Global Women’s Health and Equity

Date Posted: October 7th, 2016

Program Director:
Dr. Rachel Spitzer
Staff Physician, Mount Sinai Hospital
Vice Chair, Global Women’s Health
Director, AMPATH- University of Toronto
Associate Professor, Department of Obstetrics & Gynecology, University of Toronto
Tel: 416-586-4822
Email: Rachel.spitzer@sinaihealthsystem.ca

Contact: Ashley Lanys
Ashley.lanys@utoronto.ca
Tel: 416-978-8433

Site: Women’s College Hospital (Toronto); Moi Teaching and Referral Hospital (Eldoret, Kenya)

Application Deadline: Submit Application Form by July 1st of each year (for the following academic year) 
** Applications must be graduates of Canadians or American Obstetrics and Gynaecology residency programs

Please forward a CV as well as a letter of interest in our fellowship program. Additionally, please provide 3 written references (either electronically signed PDF or faxed 416-978-8350). 

Program Information 

Note: you can download the full program document here.

This fellowship program is a 2-year certificate sub-specialty training program.  It is run in partnership with the Academic Model for Providing Access to Healthcare (AMPATH) Reproductive Health program in Western Kenya and our partner institution, Indiana University, and has been developed and supported through Women’s College Hospital in Toronto.

A minimum 12 months of clinical rotations will be completed in Canada throughout the fellowship training, with the majority taking place within the greater Toronto area.  Rotations will focus on areas of practice that are relevant to the understanding and clinical care of underserved and marginalized women in Canada, or to enhance skills needed to practice in resource poor settings. For a brief description of rotations, click here. The Fellow will run a longitudinal general Obstetrics & Gynaecology clinic serving a referral population of underserved and marginalized women in Toronto, two half days per month, at Women’s College Hospital. 

Fellows will be encouraged to complete between 9-12 months (as a single or multiple placements) as a Team Leader in Eldoret, Kenya under the supervision of a local AMPATH faculty member, in collaboration with the AMPATH Consortium.  Placements in other locations can be discussed on a case-by-case basis with individual fellows.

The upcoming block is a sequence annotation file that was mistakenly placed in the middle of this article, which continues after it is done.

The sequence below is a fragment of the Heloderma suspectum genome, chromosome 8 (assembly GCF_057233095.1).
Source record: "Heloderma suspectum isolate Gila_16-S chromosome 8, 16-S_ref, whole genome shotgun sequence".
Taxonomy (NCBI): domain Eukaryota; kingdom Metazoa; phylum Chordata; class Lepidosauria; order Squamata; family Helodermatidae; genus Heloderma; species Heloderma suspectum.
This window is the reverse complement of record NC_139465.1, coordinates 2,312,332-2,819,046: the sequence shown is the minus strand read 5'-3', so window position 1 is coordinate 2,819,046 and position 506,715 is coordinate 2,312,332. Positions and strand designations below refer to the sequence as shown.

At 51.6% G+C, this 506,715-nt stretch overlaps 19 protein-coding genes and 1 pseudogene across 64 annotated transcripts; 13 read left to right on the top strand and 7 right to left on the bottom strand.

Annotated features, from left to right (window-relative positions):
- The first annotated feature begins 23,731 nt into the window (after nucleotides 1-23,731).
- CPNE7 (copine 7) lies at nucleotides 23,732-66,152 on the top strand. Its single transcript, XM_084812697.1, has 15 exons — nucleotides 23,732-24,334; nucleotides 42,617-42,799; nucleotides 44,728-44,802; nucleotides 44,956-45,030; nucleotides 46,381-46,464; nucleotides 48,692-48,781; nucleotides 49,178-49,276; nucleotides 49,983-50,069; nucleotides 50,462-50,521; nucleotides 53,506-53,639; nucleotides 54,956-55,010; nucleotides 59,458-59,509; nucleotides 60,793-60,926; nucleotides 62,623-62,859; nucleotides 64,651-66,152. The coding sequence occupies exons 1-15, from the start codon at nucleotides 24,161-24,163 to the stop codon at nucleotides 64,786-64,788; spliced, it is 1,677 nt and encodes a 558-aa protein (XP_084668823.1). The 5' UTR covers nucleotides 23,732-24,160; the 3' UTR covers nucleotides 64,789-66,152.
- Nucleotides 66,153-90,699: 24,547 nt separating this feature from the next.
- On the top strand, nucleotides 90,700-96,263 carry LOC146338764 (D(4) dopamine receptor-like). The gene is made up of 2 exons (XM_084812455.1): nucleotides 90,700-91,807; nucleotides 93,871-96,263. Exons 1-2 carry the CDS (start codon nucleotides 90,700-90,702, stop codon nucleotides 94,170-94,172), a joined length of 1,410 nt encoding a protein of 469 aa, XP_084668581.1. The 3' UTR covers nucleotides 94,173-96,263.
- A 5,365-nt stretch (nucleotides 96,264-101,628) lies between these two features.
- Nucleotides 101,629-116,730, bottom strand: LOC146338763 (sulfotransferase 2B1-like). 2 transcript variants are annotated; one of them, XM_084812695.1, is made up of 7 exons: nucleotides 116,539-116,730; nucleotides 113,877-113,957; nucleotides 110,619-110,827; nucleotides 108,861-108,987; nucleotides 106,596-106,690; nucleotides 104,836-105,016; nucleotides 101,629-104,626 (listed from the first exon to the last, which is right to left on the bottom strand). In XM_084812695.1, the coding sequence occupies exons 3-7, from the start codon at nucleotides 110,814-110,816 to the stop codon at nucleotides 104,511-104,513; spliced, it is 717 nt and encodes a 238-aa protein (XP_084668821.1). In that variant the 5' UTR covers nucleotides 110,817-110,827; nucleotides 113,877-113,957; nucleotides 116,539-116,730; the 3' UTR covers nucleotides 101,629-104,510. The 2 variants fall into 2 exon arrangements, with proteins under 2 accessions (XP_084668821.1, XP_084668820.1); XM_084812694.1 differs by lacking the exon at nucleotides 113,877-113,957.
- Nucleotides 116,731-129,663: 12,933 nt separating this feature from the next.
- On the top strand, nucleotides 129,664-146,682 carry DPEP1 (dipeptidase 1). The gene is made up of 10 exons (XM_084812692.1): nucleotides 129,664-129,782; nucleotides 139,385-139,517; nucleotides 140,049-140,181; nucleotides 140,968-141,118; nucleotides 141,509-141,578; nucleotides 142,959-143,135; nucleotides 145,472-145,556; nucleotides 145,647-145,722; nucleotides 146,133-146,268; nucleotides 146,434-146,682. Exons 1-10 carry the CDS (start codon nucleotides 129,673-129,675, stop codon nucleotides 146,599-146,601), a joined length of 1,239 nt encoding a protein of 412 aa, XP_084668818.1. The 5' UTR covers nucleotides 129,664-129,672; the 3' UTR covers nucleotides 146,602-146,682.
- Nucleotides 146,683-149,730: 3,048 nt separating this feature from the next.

The Fellow will provide a monthly seminar on Women’s Health topics at Christie Refugee Welcome Centre, a Toronto organization that provides temporary shelter and a safe haven for refugee families from all ethnic, racial and religious backgrounds. Opportunities for development of novel partnerships and outreach are also available. Protected time will be provided to conduct research.  The breakdown of the program will be 70% clinical and 30% research.  Fellows will be expected to participate in both ongoing research projects locally and within AMPATH, as well as initiate new projects.

 

Objectives:

  • To train Obstetrician/Gynaecologists who are committed and have the clinical skills required to improve the health of marginalized women locally and internationally
  • To create leaders in global women’s reproductive health in the areas of research, policy and advocacy
  • To build a cadre of academic Obstetricians/Gynaecologists who can compete successfully for grants and academic university positions

For a full list of the program’s goals and objectives, click here.

The Settings:

Moi Teaching and Referral Hospital (Eldoret, Kenya)

Moi Teaching and Referral Hospital (MTRH) is the second largest teaching hospital in Eldoret, Kenya. Obstetrical volume consists of twelve thousand deliveries per year, many of which are referred from outside institutions. There are over five hundred gynaecologic surgeries conducted annually and over seven thousand reproductive‐health related outpatient visits.  The placement in Kenya through AMPATH also includes involvement in community women’s health care throughout the AMPATH catchment area, which serves over 3.5 million Kenyans.  

 

Toronto, Canada

For the majority of the local rotations, the fellow will spend their time serving the patient population of downtown Toronto. As Canada’s largest city and one of the most multicultural cities in the world, Toronto is home to many communities of vulnerable women. In particular, this includes indigenous women, the homeless and under housed, women living with HIV/AIDS, women with severe and persistent mental illness and addictions, and women from within the LGBTQ community.

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